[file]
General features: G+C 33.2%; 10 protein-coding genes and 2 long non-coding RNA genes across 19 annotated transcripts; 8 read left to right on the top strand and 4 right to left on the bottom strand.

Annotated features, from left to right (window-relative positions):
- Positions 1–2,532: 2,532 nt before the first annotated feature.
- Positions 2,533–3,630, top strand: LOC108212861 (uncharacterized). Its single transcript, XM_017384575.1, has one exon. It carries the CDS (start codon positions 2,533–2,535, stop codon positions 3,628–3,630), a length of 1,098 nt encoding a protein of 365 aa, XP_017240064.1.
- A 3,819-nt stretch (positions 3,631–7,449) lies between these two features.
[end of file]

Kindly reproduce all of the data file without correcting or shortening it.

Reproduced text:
General features: G+C 33.2%; 10 protein-coding genes and 2 long non-coding RNA genes across 19 annotated transcripts; 8 read left to right on the top strand and 4 right to left on the bottom strand.

Annotated features, from left to right (window-relative positions):
- Positions 1–2,532: 2,532 nt before the first annotated feature.
- Positions 2,533–3,630, top strand: LOC108212861 (uncharacterized). Its single transcript, XM_017384575.1, has one exon. It carries the CDS (start codon positions 2,533–2,535, stop codon positions 3,628–3,630), a length of 1,098 nt encoding a protein of 365 aa, XP_017240064.1.
- A 3,819-nt stretch (positions 3,631–7,449) lies between these two features.